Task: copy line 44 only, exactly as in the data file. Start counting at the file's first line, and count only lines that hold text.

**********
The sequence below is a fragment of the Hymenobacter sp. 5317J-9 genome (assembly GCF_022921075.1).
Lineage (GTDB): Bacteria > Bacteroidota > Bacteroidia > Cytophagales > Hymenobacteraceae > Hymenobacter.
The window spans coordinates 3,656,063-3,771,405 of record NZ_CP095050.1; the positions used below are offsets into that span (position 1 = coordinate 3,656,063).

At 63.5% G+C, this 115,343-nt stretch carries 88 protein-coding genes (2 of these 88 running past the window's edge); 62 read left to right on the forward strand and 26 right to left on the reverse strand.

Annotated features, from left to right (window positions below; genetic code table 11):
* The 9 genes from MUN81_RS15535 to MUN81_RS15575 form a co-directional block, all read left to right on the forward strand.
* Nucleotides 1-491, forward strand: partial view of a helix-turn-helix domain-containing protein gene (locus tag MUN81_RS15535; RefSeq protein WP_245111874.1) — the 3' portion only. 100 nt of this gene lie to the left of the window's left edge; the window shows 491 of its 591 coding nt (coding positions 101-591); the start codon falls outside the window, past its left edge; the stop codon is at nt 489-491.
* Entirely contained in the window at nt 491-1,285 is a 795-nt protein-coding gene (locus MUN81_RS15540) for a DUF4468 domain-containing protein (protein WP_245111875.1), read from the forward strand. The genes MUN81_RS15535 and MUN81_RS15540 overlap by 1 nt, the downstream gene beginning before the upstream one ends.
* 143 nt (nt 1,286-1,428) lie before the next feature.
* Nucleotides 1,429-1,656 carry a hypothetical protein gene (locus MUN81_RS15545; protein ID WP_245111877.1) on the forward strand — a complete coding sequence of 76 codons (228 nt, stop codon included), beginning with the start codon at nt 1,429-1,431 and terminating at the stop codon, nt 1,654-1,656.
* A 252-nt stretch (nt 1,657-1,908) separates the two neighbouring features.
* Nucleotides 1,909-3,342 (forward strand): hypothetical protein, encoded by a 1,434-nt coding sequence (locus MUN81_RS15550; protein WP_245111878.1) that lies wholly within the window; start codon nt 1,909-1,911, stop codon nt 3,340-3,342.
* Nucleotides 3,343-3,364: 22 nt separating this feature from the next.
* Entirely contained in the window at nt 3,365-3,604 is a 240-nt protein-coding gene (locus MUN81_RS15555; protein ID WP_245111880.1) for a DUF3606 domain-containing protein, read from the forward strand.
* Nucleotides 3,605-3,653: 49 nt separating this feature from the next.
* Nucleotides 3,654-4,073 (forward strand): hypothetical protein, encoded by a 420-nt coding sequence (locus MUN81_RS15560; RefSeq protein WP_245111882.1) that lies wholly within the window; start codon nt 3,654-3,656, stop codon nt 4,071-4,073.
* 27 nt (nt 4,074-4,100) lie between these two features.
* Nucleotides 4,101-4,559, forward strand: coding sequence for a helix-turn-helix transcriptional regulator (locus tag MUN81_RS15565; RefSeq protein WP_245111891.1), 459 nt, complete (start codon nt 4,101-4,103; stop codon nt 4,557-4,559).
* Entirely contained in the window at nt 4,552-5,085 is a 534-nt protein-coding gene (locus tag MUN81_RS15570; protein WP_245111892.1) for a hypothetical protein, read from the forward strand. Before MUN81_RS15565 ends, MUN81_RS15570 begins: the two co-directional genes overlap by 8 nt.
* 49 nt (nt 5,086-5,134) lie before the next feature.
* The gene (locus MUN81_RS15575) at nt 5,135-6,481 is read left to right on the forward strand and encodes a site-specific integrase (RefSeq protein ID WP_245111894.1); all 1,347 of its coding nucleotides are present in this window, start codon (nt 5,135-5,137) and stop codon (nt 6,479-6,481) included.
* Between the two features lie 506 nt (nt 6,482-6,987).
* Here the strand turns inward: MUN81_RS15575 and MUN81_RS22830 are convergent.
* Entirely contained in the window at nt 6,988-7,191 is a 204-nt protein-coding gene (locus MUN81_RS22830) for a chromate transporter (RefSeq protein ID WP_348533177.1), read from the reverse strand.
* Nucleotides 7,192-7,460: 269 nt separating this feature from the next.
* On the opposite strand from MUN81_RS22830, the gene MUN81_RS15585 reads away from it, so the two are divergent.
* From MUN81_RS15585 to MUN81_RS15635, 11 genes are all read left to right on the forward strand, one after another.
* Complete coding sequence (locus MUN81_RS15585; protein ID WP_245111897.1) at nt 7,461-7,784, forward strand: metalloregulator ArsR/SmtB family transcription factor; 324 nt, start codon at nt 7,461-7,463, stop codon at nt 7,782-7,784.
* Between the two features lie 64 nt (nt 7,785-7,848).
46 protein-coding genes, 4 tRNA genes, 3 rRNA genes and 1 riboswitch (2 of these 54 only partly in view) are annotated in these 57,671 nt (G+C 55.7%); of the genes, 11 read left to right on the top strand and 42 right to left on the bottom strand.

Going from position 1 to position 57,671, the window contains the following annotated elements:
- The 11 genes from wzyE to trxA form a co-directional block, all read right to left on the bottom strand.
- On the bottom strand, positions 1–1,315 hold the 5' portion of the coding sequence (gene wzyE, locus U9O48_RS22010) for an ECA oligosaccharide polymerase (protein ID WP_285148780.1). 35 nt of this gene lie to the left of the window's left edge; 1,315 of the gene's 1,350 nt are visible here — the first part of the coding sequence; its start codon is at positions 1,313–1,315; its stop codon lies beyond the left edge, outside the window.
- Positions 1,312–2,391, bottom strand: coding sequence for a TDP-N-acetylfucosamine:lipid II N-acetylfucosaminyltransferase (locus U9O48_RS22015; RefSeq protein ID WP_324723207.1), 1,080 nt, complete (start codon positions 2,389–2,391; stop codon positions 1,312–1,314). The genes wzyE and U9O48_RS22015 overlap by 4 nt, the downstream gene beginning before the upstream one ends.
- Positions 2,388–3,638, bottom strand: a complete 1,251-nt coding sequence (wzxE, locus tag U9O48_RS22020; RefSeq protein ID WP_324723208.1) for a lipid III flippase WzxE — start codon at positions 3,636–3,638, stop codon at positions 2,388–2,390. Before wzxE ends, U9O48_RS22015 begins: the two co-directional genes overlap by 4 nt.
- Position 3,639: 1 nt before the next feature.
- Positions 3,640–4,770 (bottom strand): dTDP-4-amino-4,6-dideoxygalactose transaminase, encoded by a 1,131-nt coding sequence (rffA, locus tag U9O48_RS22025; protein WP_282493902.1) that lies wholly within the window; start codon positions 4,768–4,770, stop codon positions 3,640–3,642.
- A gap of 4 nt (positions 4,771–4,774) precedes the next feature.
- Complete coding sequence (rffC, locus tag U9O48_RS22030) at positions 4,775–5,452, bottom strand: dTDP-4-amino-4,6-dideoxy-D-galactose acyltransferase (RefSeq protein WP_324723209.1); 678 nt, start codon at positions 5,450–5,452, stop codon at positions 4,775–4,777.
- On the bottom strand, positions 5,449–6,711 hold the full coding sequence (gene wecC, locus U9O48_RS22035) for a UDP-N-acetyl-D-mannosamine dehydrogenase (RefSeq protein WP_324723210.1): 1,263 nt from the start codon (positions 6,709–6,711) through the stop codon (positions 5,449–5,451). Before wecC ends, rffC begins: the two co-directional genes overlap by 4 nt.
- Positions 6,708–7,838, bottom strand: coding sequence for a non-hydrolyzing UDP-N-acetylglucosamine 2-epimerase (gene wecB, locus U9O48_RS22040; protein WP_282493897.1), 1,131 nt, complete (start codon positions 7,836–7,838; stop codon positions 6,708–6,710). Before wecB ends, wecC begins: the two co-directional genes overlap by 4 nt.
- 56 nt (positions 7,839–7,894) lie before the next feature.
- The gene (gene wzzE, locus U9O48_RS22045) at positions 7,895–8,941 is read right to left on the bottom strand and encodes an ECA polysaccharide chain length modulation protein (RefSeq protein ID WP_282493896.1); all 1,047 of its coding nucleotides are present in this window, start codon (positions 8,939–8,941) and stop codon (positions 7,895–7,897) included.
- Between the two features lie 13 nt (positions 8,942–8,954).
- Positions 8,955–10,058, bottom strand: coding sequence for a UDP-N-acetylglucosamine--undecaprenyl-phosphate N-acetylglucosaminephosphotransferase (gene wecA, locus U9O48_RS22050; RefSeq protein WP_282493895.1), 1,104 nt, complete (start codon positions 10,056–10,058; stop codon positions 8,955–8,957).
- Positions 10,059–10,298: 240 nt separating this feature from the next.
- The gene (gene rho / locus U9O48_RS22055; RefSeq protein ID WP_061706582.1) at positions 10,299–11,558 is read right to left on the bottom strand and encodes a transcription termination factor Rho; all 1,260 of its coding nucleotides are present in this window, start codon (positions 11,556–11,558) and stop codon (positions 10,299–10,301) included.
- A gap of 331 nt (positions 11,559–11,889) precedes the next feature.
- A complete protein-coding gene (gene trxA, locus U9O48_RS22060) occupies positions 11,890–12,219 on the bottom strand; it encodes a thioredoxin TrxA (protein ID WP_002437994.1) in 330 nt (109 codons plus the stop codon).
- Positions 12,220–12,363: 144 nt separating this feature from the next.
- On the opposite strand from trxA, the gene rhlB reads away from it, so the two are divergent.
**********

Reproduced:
- Between the two features lie 13 nt (positions 8,942–8,954).